3. You learn entrepreneurship by doing it.
Admittedly, it's hard to compare an MBA education to an accelerator experience.
"Historically, business schools have taught students how existing businesses operate," Rimalovski said. "But start-ups on several levels are fundamentally different. … An entrepreneur really needs a different set of skills compared to someone who's trying to run a big company."
Business school is where students will learn operational marketing, financial reporting, management and maybe some accounting, as well as how to run large companies, how to scale smaller ones, how to reach existing customers and how to manage investments.
"If I was dumping a lot of capital into a single company, you'd better believe I'd want a lot of MBA guys sitting around that deal," said Paul Singh, a partner at Silicon Valley-based 500 Startups. "Business schools are really good at training people to look at capital-intensive things."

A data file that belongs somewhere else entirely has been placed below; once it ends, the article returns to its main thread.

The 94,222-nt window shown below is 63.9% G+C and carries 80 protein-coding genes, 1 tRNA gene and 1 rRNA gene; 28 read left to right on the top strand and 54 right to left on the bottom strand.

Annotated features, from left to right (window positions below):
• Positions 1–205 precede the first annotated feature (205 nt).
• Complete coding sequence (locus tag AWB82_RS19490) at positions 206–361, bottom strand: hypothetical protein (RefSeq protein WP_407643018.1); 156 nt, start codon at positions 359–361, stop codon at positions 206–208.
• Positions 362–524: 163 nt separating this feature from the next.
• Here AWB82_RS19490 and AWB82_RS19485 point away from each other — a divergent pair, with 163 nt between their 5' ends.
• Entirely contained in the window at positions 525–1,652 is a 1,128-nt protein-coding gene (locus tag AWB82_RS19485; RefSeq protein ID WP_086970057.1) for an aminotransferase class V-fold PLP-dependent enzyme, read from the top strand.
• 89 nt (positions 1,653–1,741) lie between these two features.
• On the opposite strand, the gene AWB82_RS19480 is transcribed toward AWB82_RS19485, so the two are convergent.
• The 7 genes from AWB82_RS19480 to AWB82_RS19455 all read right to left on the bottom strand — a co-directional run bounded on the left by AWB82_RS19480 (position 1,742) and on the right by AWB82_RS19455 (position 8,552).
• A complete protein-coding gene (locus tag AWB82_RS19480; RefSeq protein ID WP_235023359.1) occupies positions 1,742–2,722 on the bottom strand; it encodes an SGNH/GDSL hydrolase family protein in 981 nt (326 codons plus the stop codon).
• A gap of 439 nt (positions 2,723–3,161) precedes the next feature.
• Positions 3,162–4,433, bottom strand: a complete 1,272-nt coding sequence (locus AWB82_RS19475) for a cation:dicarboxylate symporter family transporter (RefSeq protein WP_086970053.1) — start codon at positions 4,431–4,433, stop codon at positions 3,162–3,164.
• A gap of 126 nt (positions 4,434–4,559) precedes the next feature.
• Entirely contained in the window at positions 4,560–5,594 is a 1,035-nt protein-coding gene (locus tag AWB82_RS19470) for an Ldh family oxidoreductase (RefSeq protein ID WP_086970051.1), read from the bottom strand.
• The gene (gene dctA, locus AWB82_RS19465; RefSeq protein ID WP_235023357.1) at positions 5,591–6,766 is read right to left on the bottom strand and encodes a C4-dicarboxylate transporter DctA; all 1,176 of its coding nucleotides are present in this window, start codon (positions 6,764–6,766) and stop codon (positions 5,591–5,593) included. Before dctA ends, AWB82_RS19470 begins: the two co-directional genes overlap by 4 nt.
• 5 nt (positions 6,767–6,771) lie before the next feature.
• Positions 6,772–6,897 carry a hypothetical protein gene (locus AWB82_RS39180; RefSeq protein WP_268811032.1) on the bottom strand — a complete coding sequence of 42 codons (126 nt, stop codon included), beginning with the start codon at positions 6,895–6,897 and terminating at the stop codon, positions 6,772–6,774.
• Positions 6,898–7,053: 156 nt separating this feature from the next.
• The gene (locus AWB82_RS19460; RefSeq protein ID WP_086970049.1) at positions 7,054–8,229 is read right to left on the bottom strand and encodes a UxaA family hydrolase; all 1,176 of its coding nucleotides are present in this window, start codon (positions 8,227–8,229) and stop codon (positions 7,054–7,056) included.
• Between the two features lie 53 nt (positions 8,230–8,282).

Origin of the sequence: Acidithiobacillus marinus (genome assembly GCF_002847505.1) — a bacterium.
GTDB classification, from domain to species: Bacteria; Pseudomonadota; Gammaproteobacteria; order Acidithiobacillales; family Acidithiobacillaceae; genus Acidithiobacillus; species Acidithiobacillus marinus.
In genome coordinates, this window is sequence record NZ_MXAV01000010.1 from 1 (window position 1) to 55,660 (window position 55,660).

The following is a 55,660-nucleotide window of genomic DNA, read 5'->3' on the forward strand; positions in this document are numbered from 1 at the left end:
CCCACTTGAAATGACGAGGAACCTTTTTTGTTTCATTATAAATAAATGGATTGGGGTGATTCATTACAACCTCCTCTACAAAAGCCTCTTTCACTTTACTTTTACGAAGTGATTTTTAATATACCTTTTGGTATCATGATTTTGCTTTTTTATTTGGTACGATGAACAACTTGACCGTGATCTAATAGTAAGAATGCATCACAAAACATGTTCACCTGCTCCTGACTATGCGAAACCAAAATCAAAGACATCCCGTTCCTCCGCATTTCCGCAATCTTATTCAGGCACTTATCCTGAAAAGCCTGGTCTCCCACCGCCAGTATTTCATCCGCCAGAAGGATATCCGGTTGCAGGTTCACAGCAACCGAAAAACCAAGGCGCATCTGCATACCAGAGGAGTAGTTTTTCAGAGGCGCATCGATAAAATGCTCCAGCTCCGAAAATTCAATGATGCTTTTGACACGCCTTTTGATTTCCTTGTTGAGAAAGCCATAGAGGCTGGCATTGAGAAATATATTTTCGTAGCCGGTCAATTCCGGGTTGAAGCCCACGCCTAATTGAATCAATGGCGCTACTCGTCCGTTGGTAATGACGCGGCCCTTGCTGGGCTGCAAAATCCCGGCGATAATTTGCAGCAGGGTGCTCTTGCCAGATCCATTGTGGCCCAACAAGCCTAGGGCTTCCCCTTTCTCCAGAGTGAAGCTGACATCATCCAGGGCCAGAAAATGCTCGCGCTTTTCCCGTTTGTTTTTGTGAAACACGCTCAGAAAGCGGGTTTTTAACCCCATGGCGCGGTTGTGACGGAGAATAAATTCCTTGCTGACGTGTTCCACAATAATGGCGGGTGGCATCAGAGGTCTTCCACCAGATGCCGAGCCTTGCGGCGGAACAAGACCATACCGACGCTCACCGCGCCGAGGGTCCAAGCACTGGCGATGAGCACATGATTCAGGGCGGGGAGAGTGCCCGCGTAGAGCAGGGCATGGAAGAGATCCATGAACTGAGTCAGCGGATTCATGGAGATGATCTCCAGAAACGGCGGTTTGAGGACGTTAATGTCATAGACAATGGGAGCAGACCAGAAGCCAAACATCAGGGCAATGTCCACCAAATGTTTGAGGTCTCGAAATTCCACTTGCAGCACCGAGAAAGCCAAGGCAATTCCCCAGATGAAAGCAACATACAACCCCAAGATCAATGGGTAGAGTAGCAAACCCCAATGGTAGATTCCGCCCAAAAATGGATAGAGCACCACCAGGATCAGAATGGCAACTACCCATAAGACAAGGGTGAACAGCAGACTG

But for early-stage start-ups—and especially tech start-ups without the overhead costs of a health-care or hardware company—accelerators are a way for founders to test their mettle and really discover whether their company idea will make it in the marketplace. Whereas business school is an academic exercise, an accelerator forces founders to put their start-ups into practice immediately. They have to quickly build products and find customers, since they only have a few months and limited seed funding to see if their start-up idea really works.
Singh sums it up: "Entrepreneurship is hard to teach, but it can be learned."
—By Andrew Zaleski, special to CNBC.com